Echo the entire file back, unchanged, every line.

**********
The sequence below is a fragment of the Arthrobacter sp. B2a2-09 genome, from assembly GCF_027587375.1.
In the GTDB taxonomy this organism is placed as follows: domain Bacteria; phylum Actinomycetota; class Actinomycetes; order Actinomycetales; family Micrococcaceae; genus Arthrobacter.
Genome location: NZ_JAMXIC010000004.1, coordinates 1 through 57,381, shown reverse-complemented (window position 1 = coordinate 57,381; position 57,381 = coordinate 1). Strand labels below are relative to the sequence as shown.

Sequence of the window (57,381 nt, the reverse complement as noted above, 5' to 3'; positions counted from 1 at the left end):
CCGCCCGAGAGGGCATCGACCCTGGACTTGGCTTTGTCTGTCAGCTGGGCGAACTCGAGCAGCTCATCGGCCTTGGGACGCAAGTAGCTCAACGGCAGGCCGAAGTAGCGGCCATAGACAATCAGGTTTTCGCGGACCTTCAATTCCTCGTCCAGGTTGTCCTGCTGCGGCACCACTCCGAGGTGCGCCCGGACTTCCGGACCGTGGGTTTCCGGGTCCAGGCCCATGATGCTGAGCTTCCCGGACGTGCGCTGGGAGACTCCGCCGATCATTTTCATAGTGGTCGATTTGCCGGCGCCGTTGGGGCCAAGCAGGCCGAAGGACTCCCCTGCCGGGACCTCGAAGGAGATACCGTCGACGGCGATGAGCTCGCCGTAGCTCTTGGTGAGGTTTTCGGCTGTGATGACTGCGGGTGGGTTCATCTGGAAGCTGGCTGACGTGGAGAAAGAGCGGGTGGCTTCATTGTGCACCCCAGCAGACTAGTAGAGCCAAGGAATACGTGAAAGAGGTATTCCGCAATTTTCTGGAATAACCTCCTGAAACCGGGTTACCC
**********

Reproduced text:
The sequence below is a fragment of the Arthrobacter sp. B2a2-09 genome, from assembly GCF_027587375.1.
In the GTDB taxonomy this organism is placed as follows: domain Bacteria; phylum Actinomycetota; class Actinomycetes; order Actinomycetales; family Micrococcaceae; genus Arthrobacter.
Genome location: NZ_JAMXIC010000004.1, coordinates 1 through 57,381, shown reverse-complemented (window position 1 = coordinate 57,381; position 57,381 = coordinate 1). Strand labels below are relative to the sequence as shown.

Sequence of the window (57,381 nt, the reverse complement as noted above, 5' to 3'; positions counted from 1 at the left end):
CCGCCCGAGAGGGCATCGACCCTGGACTTGGCTTTGTCTGTCAGCTGGGCGAACTCGAGCAGCTCATCGGCCTTGGGACGCAAGTAGCTCAACGGCAGGCCGAAGTAGCGGCCATAGACAATCAGGTTTTCGCGGACCTTCAATTCCTCGTCCAGGTTGTCCTGCTGCGGCACCACTCCGAGGTGCGCCCGGACTTCCGGACCGTGGGTTTCCGGGTCCAGGCCCATGATGCTGAGCTTCCCGGACGTGCGCTGGGAGACTCCGCCGATCATTTTCATAGTGGTCGATTTGCCGGCGCCGTTGGGGCCAAGCAGGCCGAAGGACTCCCCTGCCGGGACCTCGAAGGAGATACCGTCGACGGCGATGAGCTCGCCGTAGCTCTTGGTGAGGTTTTCGGCTGTGATGACTGCGGGTGGGTTCATCTGGAAGCTGGCTGACGTGGAGAAAGAGCGGGTGGCTTCATTGTGCACCCCAGCAGACTAGTAGAGCCAAGGAATACGTGAAAGAGGTATTCCGCAATTTTCTGGAATAACCTCCTGAAACCGGGTTACCC